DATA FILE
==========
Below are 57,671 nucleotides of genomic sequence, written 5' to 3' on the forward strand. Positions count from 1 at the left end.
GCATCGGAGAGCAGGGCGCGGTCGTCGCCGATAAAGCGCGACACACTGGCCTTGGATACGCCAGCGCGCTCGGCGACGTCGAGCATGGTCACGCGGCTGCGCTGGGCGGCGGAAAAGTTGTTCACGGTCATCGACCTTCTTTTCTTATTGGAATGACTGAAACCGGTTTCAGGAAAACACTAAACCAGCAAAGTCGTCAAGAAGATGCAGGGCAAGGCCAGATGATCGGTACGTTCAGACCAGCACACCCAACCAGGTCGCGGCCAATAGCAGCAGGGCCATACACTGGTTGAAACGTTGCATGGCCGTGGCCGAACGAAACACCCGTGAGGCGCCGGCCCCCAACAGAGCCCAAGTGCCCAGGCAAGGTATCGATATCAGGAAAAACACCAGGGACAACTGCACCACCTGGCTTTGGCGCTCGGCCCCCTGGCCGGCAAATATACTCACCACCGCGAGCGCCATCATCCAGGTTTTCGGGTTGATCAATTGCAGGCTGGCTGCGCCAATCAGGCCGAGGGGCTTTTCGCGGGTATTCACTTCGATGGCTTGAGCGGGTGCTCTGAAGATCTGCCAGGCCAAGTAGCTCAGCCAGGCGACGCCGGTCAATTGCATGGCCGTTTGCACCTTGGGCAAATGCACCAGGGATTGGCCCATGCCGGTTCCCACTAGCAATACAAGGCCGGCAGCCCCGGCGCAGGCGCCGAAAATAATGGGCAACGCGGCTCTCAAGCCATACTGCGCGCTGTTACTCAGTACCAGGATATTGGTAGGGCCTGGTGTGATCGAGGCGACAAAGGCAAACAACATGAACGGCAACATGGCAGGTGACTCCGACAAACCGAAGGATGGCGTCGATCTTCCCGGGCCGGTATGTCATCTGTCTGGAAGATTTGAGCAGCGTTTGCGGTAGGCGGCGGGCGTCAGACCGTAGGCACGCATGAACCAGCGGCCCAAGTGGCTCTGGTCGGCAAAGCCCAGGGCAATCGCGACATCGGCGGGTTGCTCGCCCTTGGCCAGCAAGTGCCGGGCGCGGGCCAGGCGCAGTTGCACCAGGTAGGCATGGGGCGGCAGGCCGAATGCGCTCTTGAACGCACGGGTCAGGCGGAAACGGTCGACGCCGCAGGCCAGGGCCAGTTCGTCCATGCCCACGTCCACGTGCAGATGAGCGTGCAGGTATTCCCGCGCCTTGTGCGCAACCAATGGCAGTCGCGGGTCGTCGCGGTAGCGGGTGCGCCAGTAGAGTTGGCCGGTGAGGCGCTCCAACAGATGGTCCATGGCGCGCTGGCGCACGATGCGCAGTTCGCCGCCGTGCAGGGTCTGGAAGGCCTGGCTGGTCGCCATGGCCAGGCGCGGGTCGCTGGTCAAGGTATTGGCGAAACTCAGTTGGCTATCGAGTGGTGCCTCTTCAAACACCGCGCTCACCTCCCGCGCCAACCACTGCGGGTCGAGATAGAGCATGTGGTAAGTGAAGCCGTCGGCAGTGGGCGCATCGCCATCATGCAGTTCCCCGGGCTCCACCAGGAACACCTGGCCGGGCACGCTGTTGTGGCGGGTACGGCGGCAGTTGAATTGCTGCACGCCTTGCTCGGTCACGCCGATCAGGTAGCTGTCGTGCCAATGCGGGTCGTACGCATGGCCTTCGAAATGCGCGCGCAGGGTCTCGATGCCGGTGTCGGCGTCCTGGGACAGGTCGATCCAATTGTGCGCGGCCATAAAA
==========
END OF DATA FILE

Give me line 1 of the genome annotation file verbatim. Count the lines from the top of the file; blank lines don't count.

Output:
Below are 57,671 nucleotides of genomic sequence, written 5' to 3' on the forward strand. Positions count from 1 at the left end.